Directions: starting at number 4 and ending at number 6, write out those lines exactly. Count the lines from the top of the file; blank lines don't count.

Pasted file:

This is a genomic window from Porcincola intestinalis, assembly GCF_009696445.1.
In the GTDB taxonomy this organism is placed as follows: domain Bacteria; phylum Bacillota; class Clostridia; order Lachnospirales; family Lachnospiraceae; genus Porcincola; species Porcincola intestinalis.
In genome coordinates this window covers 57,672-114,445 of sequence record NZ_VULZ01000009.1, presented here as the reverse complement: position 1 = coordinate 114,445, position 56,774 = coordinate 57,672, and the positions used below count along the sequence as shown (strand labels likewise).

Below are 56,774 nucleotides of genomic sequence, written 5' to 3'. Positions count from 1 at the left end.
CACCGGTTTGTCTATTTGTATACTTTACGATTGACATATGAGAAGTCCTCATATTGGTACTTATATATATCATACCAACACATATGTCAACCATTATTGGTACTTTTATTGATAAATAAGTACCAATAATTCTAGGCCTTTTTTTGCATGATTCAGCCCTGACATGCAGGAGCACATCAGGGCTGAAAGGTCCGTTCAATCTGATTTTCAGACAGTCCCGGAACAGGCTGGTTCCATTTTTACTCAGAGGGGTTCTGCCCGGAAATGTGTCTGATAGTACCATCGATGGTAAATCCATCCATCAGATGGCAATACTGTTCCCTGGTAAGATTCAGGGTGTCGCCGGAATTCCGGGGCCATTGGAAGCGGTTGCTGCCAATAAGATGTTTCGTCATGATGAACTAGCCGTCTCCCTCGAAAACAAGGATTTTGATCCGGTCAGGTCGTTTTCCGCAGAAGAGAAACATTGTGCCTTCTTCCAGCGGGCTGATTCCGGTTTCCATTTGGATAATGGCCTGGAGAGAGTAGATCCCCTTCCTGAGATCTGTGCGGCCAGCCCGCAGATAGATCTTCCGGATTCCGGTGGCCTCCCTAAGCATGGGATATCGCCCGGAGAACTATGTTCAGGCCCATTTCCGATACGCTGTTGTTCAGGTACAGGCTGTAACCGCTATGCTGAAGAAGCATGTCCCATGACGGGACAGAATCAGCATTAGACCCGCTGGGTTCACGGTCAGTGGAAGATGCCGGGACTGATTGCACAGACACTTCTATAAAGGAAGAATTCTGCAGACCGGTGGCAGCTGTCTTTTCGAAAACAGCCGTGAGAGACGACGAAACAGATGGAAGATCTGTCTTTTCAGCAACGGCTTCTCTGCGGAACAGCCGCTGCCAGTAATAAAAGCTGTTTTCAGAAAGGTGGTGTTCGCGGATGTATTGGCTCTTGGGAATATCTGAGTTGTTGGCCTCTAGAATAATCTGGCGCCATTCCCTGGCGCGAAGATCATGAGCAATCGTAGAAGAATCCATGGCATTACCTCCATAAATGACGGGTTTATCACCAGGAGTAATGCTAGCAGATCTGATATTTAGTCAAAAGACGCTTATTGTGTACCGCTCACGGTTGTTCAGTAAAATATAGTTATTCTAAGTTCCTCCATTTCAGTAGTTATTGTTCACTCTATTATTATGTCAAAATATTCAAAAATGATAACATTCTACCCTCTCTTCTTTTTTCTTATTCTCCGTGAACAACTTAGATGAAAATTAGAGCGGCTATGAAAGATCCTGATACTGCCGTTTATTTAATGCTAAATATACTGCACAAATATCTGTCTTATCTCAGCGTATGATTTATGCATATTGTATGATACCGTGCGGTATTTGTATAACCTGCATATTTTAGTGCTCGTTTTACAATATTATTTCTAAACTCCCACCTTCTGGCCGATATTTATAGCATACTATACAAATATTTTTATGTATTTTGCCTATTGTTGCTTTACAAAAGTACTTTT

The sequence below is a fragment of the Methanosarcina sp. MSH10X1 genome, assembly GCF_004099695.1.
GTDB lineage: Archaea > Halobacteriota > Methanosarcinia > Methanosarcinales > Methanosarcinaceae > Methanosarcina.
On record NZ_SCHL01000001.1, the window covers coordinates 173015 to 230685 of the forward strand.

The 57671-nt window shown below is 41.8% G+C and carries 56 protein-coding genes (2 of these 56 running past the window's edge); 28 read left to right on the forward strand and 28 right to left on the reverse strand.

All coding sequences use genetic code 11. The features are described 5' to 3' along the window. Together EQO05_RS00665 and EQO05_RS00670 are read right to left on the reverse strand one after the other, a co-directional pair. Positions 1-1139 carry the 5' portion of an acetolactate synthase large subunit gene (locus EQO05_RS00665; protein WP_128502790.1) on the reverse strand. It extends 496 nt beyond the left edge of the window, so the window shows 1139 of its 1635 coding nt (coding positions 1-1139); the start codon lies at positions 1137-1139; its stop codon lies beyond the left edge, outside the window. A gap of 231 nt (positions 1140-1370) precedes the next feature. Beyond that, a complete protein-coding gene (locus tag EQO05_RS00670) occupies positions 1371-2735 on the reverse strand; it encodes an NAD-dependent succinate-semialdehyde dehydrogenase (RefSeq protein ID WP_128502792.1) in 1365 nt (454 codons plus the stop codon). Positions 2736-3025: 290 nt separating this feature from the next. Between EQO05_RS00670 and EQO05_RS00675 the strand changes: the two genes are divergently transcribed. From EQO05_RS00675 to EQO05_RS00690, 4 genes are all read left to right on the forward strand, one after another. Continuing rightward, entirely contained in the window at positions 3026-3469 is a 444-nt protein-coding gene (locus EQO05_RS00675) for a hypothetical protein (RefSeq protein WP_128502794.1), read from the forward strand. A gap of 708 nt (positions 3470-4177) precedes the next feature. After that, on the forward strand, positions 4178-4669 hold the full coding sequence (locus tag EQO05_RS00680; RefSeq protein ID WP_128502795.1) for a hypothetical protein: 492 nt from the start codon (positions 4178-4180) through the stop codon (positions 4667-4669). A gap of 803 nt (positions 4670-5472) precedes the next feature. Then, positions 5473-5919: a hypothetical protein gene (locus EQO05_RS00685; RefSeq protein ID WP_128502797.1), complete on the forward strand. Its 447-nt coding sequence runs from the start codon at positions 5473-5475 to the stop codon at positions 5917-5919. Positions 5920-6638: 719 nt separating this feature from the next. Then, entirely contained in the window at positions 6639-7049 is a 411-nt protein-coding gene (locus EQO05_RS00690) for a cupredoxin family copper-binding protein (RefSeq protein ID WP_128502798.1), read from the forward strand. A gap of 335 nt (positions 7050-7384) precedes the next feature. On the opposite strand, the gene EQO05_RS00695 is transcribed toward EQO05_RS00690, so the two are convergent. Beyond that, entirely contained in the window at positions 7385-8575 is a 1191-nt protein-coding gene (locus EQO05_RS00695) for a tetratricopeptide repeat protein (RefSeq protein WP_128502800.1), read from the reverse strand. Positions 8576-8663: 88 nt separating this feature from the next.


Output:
Below are 56,774 nucleotides of genomic sequence, written 5' to 3'. Positions count from 1 at the left end.
CACCGGTTTGTCTATTTGTATACTTTACGATTGACATATGAGAAGTCCTCATATTGGTACTTATATATATCATACCAACACATATGTCAACCATTATTGGTACTTTTATTGATAAATAAGTACCAATAATTCTAGGCCTTTTTTTGCATGATTCAGCCCTGACATGCAGGAGCACATCAGGGCTGAAAGGTCCGTTCAATCTGATTTTCAGACAGTCCCGGAACAGGCTGGTTCCATTTTTACTCAGAGGGGTTCTGCCCGGAAATGTGTCTGATAGTACCATCGATGGTAAATCCATCCATCAGATGGCAATACTGTTCCCTGGTAAGATTCAGGGTGTCGCCGGAATTCCGGGGCCATTGGAAGCGGTTGCTGCCAATAAGATGTTTCGTCATGATGAACTAGCCGTCTCCCTCGAAAACAAGGATTTTGATCCGGTCAGGTCGTTTTCCGCAGAAGAGAAACATTGTGCCTTCTTCCAGCGGGCTGATTCCGGTTTCCATTTGGATAATGGCCTGGAGAGAGTAGATCCCCTTCCTGAGATCTGTGCGGCCAGCCCGCAGATAGATCTTCCGGATTCCGGTGGCCTCCCTAAGCATGGGATATCGCCCGGAGAACTATGTTCAGGCCCATTTCCGATACGCTGTTGTTCAGGTACAGGCTGTAACCGCTATGCTGAAGAAGCATGTCCCATGACGGGACAGAATCAGCATTAGACCCGCTGGGTTCACGGTCAGTGGAAGATGCCGGGACTGATTGCACAGACACTTCTATAAAGGAAGAATTCTGCAGACCGGTGGCAGCTGTCTTTTCGAAAACAGCCGTGAGAGACGACGAAACAGATGGAAGATCTGTCTTTTCAGCAACGGCTTCTCTGCGGAACAGCCGCTGCCAGTAATAAAAGCTGTTTTCAGAAAGGTGGTGTTCGCGGATGTATTGGCTCTTGGGAATATCTGAGTTGTTGGCCTCTAGAATAATCTGGCGCCATTCCCTGGCGCGAAGATCATGAGCAATCGTAGAAGAATCCATGGCATTACCTCCATAAATGACGGGTTTATCACCAGGAGTAATGCTAGCAGATCTGATATTTAGTCAAAAGACGCTTATTGTGTACCGCTCACGGTTGTTCAGTAAAATATAGTTATTCTAAGTTCCTCCATTTCAGTAGTTATTGTTCACTCTATTATTATGTCAAAATATTCAAAAATGATAACATTCTACCCTCTCTTCTTTTTTCTTATTCTCCGTGAACAACTTAGATGAAAATTAGAGCGGCTATGAAAGATCCTGATACTGCCGTTTATTTAATGCTAAATATACTGCACAAATATCTGTCTTATCTCAGCGTATGATTTATGCATATTGTATGATACCGTGCGGTATTTGTATAACCTGCATATTTTAGTGCTCGTTTTACAATATTATTTCTAAACTCCCACCTTCTGGCCGATATTTATAGCATACTATACAAATATTTTTATGTATTTTGCCTATTGTTGCTTTACAAAAGTACTTTT

The sequence below is a fragment of the Methanosarcina sp. MSH10X1 genome, assembly GCF_004099695.1.